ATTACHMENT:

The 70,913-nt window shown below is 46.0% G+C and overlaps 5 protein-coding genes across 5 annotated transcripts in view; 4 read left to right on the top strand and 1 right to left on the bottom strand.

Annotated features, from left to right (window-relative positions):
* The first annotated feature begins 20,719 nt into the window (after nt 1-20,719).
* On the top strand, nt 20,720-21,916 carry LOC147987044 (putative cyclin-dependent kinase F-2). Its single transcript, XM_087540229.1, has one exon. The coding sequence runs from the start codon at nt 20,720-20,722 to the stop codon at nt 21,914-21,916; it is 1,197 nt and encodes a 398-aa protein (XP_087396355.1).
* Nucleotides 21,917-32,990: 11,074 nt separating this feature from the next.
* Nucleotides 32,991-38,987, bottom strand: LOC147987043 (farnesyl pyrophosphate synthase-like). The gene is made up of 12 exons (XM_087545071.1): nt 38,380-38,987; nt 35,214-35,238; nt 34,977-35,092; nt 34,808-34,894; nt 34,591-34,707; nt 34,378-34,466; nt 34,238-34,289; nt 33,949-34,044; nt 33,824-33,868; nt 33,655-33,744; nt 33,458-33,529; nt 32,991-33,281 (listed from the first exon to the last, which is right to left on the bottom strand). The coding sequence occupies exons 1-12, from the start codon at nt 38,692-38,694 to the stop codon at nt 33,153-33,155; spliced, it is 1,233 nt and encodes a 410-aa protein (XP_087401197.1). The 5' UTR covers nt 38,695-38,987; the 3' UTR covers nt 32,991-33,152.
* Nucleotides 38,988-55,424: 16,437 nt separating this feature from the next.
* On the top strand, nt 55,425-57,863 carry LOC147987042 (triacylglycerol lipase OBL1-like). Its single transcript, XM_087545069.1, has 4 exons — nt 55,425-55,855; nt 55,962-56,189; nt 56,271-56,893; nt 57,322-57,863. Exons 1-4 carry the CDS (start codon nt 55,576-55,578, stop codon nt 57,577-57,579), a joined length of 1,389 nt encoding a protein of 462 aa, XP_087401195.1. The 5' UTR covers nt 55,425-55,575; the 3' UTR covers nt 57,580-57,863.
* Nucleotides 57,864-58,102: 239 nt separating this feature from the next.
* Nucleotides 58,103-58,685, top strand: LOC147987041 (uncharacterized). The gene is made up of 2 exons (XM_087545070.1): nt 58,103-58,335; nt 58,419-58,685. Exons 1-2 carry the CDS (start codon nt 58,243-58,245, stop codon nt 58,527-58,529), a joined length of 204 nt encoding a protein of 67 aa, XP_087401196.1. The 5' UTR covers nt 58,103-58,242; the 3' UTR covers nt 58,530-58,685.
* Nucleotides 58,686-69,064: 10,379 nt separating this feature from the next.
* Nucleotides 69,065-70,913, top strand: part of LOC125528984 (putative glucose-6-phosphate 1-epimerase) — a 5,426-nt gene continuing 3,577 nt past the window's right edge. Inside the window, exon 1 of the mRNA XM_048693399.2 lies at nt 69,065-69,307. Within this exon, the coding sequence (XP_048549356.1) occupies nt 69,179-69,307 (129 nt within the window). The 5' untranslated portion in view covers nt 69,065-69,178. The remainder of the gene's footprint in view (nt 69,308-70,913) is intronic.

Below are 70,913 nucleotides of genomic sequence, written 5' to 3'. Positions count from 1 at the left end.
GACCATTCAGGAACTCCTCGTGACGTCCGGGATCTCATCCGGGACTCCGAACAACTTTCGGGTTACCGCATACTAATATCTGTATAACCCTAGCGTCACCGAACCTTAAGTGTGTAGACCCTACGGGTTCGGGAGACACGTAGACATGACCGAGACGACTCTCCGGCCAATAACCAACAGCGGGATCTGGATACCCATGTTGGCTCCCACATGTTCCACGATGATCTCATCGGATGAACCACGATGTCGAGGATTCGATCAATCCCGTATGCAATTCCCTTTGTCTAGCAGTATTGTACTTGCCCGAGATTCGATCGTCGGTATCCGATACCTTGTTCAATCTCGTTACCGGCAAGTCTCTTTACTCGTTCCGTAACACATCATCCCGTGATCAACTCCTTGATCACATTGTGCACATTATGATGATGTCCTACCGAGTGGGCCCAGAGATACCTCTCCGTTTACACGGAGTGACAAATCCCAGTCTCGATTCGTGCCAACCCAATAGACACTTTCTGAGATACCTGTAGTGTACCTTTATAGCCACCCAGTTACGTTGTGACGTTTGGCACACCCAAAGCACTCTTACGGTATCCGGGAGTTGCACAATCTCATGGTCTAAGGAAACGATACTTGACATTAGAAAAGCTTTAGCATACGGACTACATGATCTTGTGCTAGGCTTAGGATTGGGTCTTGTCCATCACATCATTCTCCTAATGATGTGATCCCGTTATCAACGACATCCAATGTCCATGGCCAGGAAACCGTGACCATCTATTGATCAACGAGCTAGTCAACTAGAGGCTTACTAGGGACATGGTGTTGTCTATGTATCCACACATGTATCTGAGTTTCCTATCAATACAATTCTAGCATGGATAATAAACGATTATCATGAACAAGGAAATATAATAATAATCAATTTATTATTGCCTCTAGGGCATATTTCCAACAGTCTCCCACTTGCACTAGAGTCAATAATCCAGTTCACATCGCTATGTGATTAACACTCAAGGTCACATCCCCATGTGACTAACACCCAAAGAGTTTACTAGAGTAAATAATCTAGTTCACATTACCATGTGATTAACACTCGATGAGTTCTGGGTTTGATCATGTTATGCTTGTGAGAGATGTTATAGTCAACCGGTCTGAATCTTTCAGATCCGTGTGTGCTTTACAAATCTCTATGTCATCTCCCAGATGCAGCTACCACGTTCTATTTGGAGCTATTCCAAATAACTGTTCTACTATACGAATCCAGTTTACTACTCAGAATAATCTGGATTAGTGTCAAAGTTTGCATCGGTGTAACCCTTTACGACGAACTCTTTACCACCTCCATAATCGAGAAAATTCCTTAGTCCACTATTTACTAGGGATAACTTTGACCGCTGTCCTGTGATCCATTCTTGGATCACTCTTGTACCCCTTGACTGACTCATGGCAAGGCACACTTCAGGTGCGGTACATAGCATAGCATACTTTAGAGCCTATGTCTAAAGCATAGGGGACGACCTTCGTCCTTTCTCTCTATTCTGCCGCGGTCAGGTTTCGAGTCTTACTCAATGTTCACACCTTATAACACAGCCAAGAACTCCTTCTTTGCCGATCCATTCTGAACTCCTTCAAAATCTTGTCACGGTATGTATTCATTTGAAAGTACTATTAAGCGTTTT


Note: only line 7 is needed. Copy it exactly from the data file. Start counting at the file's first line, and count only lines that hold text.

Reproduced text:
* Nucleotides 38,988-55,424: 16,437 nt separating this feature from the next.